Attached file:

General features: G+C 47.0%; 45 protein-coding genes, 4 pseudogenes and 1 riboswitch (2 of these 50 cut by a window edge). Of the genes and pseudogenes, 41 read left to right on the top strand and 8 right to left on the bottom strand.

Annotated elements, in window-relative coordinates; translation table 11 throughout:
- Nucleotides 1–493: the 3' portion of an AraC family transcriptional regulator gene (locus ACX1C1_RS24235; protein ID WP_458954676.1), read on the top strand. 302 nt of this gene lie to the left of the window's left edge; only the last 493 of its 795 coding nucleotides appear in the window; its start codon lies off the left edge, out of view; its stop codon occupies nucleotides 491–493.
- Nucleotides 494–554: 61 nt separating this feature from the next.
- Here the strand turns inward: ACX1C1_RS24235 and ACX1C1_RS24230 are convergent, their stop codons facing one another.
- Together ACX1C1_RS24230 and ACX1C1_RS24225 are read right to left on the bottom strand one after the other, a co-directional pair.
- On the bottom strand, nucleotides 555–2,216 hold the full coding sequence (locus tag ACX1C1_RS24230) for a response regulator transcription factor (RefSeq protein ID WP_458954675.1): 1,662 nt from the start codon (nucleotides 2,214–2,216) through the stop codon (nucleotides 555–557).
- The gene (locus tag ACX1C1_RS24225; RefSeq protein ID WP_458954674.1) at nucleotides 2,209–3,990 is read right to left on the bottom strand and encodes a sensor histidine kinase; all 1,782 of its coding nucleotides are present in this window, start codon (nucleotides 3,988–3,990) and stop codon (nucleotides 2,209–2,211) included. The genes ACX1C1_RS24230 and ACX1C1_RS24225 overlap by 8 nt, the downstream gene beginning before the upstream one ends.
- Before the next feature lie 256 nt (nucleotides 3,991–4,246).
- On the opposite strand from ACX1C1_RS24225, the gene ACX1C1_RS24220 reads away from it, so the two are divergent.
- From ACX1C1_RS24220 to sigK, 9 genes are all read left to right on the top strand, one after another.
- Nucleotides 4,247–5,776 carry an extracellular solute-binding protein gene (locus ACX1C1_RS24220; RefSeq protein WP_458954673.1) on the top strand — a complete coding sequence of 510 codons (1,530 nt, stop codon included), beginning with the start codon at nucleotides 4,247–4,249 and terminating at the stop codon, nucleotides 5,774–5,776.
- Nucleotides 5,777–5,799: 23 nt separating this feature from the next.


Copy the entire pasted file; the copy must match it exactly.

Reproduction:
General features: G+C 47.0%; 45 protein-coding genes, 4 pseudogenes and 1 riboswitch (2 of these 50 cut by a window edge). Of the genes and pseudogenes, 41 read left to right on the top strand and 8 right to left on the bottom strand.

Annotated elements, in window-relative coordinates; translation table 11 throughout:
- Nucleotides 1–493: the 3' portion of an AraC family transcriptional regulator gene (locus ACX1C1_RS24235; protein ID WP_458954676.1), read on the top strand. 302 nt of this gene lie to the left of the window's left edge; only the last 493 of its 795 coding nucleotides appear in the window; its start codon lies off the left edge, out of view; its stop codon occupies nucleotides 491–493.
- Nucleotides 494–554: 61 nt separating this feature from the next.
- Here the strand turns inward: ACX1C1_RS24235 and ACX1C1_RS24230 are convergent, their stop codons facing one another.
- Together ACX1C1_RS24230 and ACX1C1_RS24225 are read right to left on the bottom strand one after the other, a co-directional pair.
- On the bottom strand, nucleotides 555–2,216 hold the full coding sequence (locus tag ACX1C1_RS24230) for a response regulator transcription factor (RefSeq protein ID WP_458954675.1): 1,662 nt from the start codon (nucleotides 2,214–2,216) through the stop codon (nucleotides 555–557).
- The gene (locus tag ACX1C1_RS24225; RefSeq protein ID WP_458954674.1) at nucleotides 2,209–3,990 is read right to left on the bottom strand and encodes a sensor histidine kinase; all 1,782 of its coding nucleotides are present in this window, start codon (nucleotides 3,988–3,990) and stop codon (nucleotides 2,209–2,211) included. The genes ACX1C1_RS24230 and ACX1C1_RS24225 overlap by 8 nt, the downstream gene beginning before the upstream one ends.
- Before the next feature lie 256 nt (nucleotides 3,991–4,246).
- On the opposite strand from ACX1C1_RS24225, the gene ACX1C1_RS24220 reads away from it, so the two are divergent.
- From ACX1C1_RS24220 to sigK, 9 genes are all read left to right on the top strand, one after another.
- Nucleotides 4,247–5,776 carry an extracellular solute-binding protein gene (locus ACX1C1_RS24220; RefSeq protein WP_458954673.1) on the top strand — a complete coding sequence of 510 codons (1,530 nt, stop codon included), beginning with the start codon at nucleotides 4,247–4,249 and terminating at the stop codon, nucleotides 5,774–5,776.
- Nucleotides 5,777–5,799: 23 nt separating this feature from the next.